Goddard Space Flight Center, Greenbelt, Maryland Thin, segmented mirrors have been fabricated from monocrystalline silicon blocks. The material is economically viable, and is virtually free of internal stress because of its nearly perfect crystalline structure. The mirror surfaces will first be accurately figured and finished on thick silicon blocks, then sliced off at the desired thickness by wire electro-discharge machining. A finishing process has been conceived in which existing mirror-finishing processes are adapted to be capable of quickly and accurately figuring and finishing damage-free, segmented, monocrystalline silicon mirrors in a cost-efficient manner.

Posted in: Briefs, TSP

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Smart Crucibles and Heat Pipes

Molybdenum and molybdenum alloys are the leading candidates for making the new heat pipe modules. Marshall Space Flight Center, Alabama Near-net-shape vacuum plasma spray (VPS) forming techniques were developed to produce advanced components with internal features such as smart heat pipes and crucibles. The initial results demonstrated the ability to incorporate features such as channels and a porous layer within the wall of a smart crucible.

Posted in: Briefs

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Engineers Harvest and Print Parts for New Breed of Aircraft

Student interns and engineers at NASA's Ames Research Center rapidly prototyped and redesigned aircraft using 3D-printed parts. The aircraft was custom-built by repurposing surplus Unmanned Aerial Vehicles (UAVs). By lengthening the wings, the team was able to improve aerodynamic efficiency and help extend the flight time of small, lightweight electric aircraft. The prototype aircraft are constructed using components from Aerovironment RQ-14 Dragon Eye UAVs that NASA acquired from the United States Marine Corps via the General Services Administration's San Francisco office. Unmodified, these small electric aircraft weigh 5.9 pounds, have a 3.75-foot wingspan and twin electric motors, and can carry a one-pound instrument payload for up to an hour. After finalizing designs that featured longer and more slender wings and dual fuselages, the teams printed new parts including wing sections, nose cones, winglets, control surfaces, wing ribs and even propellers using the NASA Ames SpaceShop. The 3-D printed wing sections were reinforced using carbon fiber tubing or aluminum rods to give them extra strength without adding significant weight.Flying as high as 12,500 feet above sea level, multiple small converted Dragon Eye UAVs, including the specialized and highly modified “FrankenEye” platform, will study the chemistry of the eruption plume emissions from Turrialba volcano, near San Jose, Costa Rica. The goal of the activity is to improve satellite data research products, such as computer models of the concentration and distribution of volcanic gases, and transport-pathway models of volcanic plumes. Some volcanic plumes can reach miles above a summit vent, and drift hundreds to thousands of miles from an eruption site and can pose a severe public heath risk, as well as a potent threat to aircraft.SourceAlso: Learn about Real-Time Minimization of Tracking Error for Aircraft Systems.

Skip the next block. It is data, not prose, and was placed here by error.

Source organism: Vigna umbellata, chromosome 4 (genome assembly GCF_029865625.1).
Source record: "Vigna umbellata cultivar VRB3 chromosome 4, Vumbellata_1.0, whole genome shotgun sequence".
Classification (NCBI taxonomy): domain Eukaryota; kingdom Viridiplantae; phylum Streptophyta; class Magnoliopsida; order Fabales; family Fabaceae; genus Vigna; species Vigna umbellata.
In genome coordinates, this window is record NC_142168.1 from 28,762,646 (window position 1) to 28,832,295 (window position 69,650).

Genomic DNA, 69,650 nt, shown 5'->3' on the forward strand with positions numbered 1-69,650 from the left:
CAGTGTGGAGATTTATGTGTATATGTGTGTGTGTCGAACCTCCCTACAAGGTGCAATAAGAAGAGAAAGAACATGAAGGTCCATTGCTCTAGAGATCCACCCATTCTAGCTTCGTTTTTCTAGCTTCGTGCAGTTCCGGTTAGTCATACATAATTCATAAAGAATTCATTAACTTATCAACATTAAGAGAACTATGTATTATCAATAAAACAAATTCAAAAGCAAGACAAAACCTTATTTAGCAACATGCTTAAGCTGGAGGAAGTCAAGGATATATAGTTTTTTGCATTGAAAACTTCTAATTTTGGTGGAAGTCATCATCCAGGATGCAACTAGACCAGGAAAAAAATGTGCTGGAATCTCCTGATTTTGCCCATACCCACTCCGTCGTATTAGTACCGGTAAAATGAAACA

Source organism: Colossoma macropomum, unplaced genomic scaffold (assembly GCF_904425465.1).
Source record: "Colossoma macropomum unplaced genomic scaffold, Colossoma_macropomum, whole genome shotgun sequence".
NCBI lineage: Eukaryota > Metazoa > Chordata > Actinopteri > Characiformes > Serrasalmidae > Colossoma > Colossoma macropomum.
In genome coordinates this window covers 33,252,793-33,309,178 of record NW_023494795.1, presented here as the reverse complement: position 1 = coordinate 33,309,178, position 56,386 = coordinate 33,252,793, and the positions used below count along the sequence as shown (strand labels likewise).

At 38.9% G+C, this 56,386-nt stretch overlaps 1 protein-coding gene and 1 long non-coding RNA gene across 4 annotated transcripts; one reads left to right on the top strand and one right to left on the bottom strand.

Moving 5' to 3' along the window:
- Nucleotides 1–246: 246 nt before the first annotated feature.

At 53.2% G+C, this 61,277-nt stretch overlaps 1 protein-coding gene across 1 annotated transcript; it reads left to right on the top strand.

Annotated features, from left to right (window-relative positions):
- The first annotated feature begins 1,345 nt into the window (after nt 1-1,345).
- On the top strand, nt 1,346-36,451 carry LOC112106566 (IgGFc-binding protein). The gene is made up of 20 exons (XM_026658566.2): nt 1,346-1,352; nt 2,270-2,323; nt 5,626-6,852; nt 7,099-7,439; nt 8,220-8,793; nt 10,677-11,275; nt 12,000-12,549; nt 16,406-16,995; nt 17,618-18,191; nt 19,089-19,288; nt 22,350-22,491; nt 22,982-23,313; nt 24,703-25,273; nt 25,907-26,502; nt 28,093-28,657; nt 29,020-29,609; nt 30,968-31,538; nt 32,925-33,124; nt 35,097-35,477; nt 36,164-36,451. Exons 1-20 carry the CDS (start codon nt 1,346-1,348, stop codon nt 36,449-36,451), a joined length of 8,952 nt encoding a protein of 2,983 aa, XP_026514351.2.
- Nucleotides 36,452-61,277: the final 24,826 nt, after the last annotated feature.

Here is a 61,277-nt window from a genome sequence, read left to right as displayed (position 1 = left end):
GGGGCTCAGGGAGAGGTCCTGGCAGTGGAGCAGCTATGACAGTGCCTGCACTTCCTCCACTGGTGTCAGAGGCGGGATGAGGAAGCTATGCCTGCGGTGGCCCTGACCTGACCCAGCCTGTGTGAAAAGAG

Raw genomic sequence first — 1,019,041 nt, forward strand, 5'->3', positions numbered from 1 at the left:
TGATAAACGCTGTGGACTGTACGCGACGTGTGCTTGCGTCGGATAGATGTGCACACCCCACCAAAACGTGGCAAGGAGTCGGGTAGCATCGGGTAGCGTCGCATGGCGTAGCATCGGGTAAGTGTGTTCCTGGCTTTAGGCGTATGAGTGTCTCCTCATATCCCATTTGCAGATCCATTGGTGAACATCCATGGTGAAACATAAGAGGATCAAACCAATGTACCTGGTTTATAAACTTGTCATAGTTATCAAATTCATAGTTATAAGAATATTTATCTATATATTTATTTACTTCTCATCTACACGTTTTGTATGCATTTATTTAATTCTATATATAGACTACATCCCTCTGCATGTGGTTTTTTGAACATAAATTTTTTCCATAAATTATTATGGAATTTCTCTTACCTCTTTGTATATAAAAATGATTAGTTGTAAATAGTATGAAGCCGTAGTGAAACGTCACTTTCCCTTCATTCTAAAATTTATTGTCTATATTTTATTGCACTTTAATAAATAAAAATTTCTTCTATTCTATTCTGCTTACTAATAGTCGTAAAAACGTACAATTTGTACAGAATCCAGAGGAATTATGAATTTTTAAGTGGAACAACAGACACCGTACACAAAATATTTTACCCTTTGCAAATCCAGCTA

Posted in: News, Aviation, Rapid Prototyping & Tooling, Motors & Drives